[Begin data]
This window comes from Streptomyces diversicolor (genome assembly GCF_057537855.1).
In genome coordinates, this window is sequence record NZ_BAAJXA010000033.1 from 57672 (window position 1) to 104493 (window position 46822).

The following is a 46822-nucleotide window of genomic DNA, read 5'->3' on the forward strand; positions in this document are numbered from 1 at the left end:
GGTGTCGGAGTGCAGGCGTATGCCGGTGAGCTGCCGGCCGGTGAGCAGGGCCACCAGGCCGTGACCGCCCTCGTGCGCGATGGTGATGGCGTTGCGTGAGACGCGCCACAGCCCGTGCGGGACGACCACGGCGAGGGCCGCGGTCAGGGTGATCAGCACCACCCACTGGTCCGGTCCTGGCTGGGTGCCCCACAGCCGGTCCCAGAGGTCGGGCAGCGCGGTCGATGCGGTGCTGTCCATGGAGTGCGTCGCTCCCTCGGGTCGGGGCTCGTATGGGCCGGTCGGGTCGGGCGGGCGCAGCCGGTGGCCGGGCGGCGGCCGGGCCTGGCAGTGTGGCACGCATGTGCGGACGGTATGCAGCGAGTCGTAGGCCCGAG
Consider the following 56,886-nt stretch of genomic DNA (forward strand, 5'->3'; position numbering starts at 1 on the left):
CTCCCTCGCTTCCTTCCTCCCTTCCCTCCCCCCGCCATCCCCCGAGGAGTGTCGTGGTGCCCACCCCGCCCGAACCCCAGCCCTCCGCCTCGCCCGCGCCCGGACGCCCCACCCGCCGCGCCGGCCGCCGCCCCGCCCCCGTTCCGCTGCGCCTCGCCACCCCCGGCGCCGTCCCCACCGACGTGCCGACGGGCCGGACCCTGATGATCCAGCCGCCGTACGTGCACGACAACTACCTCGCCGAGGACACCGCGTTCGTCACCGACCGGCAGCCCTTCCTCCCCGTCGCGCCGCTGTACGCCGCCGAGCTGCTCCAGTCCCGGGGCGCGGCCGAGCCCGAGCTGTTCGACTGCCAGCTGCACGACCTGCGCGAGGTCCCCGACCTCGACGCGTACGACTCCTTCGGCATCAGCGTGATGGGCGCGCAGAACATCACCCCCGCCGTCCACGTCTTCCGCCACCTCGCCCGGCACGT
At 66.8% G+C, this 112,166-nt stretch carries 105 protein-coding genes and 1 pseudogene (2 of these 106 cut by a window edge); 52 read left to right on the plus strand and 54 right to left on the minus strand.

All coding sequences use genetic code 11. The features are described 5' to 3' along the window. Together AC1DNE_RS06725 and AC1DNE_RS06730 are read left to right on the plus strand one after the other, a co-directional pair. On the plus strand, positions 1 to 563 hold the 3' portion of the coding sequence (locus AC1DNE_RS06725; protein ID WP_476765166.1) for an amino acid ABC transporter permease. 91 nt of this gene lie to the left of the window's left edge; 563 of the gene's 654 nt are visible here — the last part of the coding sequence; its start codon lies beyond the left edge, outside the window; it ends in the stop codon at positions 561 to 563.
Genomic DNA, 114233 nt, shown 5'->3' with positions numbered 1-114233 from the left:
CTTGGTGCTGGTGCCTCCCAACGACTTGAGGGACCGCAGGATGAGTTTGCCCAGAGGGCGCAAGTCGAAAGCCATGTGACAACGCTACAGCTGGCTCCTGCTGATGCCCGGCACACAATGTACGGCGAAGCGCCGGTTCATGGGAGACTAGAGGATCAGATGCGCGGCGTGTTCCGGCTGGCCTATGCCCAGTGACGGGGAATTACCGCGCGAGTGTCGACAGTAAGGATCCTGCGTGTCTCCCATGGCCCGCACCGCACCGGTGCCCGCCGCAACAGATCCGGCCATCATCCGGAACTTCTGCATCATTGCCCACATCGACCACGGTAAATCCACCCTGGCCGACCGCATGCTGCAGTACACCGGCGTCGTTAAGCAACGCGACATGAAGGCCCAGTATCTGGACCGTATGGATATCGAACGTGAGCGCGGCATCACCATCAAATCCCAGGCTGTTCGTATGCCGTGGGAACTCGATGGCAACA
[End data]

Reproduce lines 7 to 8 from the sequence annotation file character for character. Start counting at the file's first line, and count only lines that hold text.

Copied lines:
At 66.8% G+C, this 112,166-nt stretch carries 105 protein-coding genes and 1 pseudogene (2 of these 106 cut by a window edge); 52 read left to right on the plus strand and 54 right to left on the minus strand.

All coding sequences use genetic code 11. The features are described 5' to 3' along the window. Together AC1DNE_RS06725 and AC1DNE_RS06730 are read left to right on the plus strand one after the other, a co-directional pair. On the plus strand, positions 1 to 563 hold the 3' portion of the coding sequence (locus AC1DNE_RS06725; protein ID WP_476765166.1) for an amino acid ABC transporter permease. 91 nt of this gene lie to the left of the window's left edge; 563 of the gene's 654 nt are visible here — the last part of the coding sequence; its start codon lies beyond the left edge, outside the window; it ends in the stop codon at positions 561 to 563.